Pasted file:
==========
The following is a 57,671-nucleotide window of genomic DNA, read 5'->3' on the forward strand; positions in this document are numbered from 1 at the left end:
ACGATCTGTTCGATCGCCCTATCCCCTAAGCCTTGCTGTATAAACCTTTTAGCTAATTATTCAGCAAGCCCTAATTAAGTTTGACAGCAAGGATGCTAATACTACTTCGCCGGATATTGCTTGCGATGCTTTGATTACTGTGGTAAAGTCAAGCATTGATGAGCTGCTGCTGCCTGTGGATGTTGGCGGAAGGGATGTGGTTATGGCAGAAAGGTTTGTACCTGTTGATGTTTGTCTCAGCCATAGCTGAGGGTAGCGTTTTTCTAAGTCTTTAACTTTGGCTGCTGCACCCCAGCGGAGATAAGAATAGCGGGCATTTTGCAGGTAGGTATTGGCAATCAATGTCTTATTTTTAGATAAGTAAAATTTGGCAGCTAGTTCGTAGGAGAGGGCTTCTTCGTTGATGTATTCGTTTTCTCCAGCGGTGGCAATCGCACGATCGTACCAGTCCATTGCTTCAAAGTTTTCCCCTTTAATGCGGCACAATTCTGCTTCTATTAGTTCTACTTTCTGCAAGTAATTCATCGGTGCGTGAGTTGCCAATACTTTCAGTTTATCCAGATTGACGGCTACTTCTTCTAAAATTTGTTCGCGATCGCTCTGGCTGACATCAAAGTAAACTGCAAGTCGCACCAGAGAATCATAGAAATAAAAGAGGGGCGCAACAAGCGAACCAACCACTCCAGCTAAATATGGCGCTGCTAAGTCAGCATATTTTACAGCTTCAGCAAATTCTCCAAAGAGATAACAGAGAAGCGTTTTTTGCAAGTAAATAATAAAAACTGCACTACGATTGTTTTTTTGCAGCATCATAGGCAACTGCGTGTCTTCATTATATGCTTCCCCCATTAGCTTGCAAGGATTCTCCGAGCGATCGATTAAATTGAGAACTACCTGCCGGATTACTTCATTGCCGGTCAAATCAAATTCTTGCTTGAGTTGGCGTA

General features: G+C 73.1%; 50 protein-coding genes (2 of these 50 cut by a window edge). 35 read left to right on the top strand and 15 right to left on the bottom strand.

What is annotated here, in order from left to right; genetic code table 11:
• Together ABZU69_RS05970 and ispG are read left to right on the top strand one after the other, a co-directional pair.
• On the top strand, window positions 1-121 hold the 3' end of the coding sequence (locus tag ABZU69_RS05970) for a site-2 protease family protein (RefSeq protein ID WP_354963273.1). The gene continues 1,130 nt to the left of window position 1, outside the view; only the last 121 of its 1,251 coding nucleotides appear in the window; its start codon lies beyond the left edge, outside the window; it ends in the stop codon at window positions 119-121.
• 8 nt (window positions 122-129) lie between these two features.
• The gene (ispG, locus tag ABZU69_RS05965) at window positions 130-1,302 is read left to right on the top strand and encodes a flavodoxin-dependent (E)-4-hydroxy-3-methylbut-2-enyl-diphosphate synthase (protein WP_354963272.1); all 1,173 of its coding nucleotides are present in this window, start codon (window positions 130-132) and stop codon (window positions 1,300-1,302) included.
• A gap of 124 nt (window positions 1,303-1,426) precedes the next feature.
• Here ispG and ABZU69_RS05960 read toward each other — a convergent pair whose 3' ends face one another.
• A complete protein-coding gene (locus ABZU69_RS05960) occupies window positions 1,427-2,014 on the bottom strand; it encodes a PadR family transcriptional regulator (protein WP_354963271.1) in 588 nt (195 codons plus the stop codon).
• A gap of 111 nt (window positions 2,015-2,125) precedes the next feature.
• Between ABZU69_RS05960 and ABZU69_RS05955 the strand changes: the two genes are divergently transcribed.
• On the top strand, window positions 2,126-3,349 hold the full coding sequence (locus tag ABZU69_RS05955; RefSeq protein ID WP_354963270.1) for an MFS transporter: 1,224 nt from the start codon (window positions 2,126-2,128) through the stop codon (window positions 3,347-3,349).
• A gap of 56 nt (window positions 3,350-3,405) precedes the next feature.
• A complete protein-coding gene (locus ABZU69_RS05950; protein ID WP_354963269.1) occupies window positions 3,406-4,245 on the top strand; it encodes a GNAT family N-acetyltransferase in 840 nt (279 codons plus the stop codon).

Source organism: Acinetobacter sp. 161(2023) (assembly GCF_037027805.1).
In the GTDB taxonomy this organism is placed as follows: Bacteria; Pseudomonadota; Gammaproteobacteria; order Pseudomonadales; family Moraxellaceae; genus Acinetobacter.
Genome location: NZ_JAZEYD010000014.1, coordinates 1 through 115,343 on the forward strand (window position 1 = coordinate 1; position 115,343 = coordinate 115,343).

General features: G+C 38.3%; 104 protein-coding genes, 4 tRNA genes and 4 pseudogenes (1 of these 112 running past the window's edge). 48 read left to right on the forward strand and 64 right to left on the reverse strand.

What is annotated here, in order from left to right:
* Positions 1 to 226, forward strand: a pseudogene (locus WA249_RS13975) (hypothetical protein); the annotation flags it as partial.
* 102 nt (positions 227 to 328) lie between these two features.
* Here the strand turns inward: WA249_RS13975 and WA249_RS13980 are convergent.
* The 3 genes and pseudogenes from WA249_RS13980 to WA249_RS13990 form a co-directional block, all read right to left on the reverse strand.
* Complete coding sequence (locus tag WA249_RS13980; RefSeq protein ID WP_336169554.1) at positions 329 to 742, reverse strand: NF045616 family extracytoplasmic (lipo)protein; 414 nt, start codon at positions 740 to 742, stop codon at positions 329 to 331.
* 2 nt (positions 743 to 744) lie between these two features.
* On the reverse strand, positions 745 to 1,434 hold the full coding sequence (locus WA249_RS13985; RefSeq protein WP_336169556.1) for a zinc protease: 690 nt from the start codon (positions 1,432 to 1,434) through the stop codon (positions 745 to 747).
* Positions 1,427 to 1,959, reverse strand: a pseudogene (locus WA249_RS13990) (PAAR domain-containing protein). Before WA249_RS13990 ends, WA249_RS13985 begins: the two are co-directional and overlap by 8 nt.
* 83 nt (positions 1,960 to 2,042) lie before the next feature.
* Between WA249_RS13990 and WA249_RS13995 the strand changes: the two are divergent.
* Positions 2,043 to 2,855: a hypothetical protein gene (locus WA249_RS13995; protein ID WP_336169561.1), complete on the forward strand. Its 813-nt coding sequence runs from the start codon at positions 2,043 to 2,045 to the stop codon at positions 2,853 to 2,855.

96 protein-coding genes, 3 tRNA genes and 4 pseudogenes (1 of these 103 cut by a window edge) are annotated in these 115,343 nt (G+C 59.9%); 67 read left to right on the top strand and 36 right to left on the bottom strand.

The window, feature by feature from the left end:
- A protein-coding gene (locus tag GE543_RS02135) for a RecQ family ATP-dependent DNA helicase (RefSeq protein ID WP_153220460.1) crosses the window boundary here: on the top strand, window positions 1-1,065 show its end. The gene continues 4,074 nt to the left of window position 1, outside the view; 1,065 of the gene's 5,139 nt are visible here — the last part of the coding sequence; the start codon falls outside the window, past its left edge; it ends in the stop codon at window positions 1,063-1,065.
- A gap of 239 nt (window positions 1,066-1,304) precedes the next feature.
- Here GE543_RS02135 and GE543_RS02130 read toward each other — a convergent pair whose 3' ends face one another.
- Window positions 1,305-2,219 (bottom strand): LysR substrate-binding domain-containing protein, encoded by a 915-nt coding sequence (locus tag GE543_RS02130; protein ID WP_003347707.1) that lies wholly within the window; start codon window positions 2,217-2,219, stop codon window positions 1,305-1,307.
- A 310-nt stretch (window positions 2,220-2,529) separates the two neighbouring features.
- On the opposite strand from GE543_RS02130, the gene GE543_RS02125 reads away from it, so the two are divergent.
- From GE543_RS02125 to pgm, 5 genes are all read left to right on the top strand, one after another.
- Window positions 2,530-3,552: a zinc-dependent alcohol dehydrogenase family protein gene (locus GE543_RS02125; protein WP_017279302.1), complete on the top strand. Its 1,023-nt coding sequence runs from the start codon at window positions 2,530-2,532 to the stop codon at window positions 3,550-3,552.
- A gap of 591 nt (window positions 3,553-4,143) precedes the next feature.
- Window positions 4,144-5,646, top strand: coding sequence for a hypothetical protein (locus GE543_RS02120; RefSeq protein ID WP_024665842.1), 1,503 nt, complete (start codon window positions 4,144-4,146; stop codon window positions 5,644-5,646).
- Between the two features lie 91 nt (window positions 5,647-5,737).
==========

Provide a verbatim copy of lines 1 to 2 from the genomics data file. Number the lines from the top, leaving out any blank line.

The following is a 57,671-nucleotide window of genomic DNA, read 5'->3' on the forward strand; positions in this document are numbered from 1 at the left end:
ACGATCTGTTCGATCGCCCTATCCCCTAAGCCTTGCTGTATAAACCTTTTAGCTAATTATTCAGCAAGCCCTAATTAAGTTTGACAGCAAGGATGCTAATACTACTTCGCCGGATATTGCTTGCGATGCTTTGATTACTGTGGTAAAGTCAAGCATTGATGAGCTGCTGCTGCCTGTGGATGTTGGCGGAAGGGATGTGGTTATGGCAGAAAGGTTTGTACCTGTTGATGTTTGTCTCAGCCATAGCTGAGGGTAGCGTTTTTCTAAGTCTTTAACTTTGGCTGCTGCACCCCAGCGGAGATAAGAATAGCGGGCATTTTGCAGGTAGGTATTGGCAATCAATGTCTTATTTTTAGATAAGTAAAATTTGGCAGCTAGTTCGTAGGAGAGGGCTTCTTCGTTGATGTATTCGTTTTCTCCAGCGGTGGCAATCGCACGATCGTACCAGTCCATTGCTTCAAAGTTTTCCCCTTTAATGCGGCACAATTCTGCTTCTATTAGTTCTACTTTCTGCAAGTAATTCATCGGTGCGTGAGTTGCCAATACTTTCAGTTTATCCAGATTGACGGCTACTTCTTCTAAAATTTGTTCGCGATCGCTCTGGCTGACATCAAAGTAAACTGCAAGTCGCACCAGAGAATCATAGAAATAAAAGAGGGGCGCAACAAGCGAACCAACCACTCCAGCTAAATATGGCGCTGCTAAGTCAGCATATTTTACAGCTTCAGCAAATTCTCCAAAGAGATAACAGAGAAGCGTTTTTTGCAAGTAAATAATAAAAACTGCACTACGATTGTTTTTTTGCAGCATCATAGGCAACTGCGTGTCTTCATTATATGCTTCCCCCATTAGCTTGCAAGGATTCTCCGAGCGATCGATTAAATTGAGAACTACCTGCCGGATTACTTCATTGCCGGTCAAATCAAATTCTTGCTTGAGTTGGCGTA